Anglicans at LifeWay?
First of all, it is strange to see an Episcopalian buying books at LifeWay -- especially Beth Moore's books. When she told me what church she was with, I immediately asked her about the recent conference held at the church which featured Alistair Begg. He is a Baptist pastor in Cleveland, OH who is known for his expository preaching and vigorous defence of Evangelical theology. It suprised me that they welcomed him to the church in the first place, so I was glad to finally get some answers about their intent. What she shared with me over the next 20 minutes was gold, pure gold.
She told me about how the laypeople of the Episcopal church as a rule are much more conservative and orthodox in their theology than are the clergy and that the battle that has been ensuing over the last three stemming from the installation of a practicing homosexual bishop is taking place not only within the dioceses, but within the individual churches as well. She also informed me that those involved in the separatist movement tend to be the only ones growing and having any influence in their communities. She pointed out that the largest Episcopal church in the nation, located in Plano, TX is led by an Evangelical pastor. Her pastor is an Evangelical as well, who has actually being mentored by Dr. Albert Mohler, president of Southern Baptist Theological Seminary here in Louisville.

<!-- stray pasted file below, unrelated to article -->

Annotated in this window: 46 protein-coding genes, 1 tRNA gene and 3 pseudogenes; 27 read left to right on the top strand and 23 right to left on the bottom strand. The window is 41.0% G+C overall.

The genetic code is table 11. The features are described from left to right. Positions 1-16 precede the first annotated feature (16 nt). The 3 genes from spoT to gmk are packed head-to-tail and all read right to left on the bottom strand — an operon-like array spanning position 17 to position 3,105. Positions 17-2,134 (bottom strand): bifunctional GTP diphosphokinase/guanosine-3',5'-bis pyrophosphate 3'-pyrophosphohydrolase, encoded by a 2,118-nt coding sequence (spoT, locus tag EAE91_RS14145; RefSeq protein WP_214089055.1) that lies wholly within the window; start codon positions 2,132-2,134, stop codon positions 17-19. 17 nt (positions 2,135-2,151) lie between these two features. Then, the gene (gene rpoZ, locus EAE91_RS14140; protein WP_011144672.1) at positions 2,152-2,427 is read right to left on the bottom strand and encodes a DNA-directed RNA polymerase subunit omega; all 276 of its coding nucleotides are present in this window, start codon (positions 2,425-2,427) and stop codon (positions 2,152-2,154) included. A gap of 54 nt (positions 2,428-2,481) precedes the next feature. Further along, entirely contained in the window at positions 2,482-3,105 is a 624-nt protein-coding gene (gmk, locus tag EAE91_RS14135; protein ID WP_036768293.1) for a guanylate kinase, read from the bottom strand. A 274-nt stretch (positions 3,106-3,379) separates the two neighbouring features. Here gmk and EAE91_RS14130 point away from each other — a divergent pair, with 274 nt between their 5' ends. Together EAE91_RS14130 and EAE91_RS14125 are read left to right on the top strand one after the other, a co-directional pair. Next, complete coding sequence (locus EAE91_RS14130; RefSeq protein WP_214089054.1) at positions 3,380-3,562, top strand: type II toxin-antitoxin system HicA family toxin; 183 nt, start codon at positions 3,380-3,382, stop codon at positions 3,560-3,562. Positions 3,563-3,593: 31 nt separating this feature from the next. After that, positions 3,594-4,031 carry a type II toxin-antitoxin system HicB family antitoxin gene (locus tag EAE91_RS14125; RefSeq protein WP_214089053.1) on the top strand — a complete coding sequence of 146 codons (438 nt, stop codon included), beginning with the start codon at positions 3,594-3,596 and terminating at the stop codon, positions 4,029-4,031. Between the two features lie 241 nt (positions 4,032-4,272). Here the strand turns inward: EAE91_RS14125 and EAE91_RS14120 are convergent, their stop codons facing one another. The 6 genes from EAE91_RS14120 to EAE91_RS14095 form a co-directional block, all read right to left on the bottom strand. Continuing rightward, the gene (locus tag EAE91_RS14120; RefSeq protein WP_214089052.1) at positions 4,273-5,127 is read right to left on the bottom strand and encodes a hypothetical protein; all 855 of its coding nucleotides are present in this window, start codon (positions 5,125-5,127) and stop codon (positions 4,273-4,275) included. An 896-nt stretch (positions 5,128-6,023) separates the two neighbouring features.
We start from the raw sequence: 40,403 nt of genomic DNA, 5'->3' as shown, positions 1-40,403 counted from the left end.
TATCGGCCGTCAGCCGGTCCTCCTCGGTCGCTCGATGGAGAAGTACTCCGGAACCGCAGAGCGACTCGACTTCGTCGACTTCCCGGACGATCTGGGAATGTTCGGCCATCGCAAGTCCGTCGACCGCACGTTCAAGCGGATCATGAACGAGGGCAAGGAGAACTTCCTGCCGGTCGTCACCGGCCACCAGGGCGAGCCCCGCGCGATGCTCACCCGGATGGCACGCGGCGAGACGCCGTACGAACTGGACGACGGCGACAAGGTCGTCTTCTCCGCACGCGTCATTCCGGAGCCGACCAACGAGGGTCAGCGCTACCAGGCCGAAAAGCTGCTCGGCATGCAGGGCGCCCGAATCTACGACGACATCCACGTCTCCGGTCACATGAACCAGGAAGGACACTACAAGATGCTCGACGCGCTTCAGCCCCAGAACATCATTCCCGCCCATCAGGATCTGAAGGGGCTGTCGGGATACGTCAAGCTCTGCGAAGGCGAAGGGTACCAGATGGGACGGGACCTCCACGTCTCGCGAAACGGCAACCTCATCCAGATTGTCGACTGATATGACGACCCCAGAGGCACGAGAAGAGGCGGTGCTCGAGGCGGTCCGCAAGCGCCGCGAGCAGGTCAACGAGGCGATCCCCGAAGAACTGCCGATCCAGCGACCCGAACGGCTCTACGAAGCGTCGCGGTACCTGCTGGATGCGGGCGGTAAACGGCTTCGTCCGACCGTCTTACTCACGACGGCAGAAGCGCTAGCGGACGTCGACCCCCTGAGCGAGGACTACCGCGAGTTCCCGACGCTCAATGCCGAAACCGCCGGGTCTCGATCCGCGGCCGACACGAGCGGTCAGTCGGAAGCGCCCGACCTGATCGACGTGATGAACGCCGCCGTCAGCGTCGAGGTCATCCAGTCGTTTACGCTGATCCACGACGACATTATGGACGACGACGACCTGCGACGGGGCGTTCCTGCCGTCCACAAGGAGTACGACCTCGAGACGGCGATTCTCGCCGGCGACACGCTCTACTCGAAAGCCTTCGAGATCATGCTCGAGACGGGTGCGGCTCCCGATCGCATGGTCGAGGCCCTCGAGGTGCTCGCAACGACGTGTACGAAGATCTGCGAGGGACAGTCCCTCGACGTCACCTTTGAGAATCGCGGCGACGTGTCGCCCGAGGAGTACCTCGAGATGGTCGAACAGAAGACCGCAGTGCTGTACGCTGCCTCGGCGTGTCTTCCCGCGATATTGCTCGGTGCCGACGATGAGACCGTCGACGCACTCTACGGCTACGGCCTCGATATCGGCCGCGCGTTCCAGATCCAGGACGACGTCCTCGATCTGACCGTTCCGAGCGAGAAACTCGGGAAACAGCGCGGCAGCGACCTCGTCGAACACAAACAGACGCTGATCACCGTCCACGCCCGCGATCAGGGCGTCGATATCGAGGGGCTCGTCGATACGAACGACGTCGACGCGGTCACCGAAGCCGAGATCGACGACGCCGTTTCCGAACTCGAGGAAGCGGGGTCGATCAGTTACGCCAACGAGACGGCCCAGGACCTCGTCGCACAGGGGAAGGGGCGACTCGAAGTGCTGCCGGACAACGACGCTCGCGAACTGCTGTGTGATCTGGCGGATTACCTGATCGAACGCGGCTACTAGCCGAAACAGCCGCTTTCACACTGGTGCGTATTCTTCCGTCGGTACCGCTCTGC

As we ended our conversation she pointed out to me the great heritage of Anglicans -- men like J.I. Packer and C.S. Lewis who represent a past that is marked by orthodox theology and Evangelical engagement. I thought about our conversation for hours and couldn't wait to tell a couple of my co-workers about it. It is a great encouragement to see men and women standing for truth in a denomination trying so hard to run from it. At one point she likened the struggle the Episcopal church is having now with the conservative resurgence which took place before her eyes here in Louisville at Southern Seminary. As I thought about that I felt a certain amount of camaraderie with my Anglican brothers and I couldn't help but think that this was what Jesus had in mind when He prayed that His people would be one. We might not agree about everything, but at least we can appreciate one another's struggle to uphold Biblical truth, which is the only way we can be united -- in truth.
I hope that we as Evangelicals can continue to draw close to one another so that we might truly fulfill Christ's prayer for unity. In a religious world that calls us to false unity by throwing out our Biblical convictions, it is wonderful to be able to see how truth can really bring us together from different traditions. I pray that in the future days we will all see more of this fellowship and be able to praise God for it.
Until Christ is formed in all of us,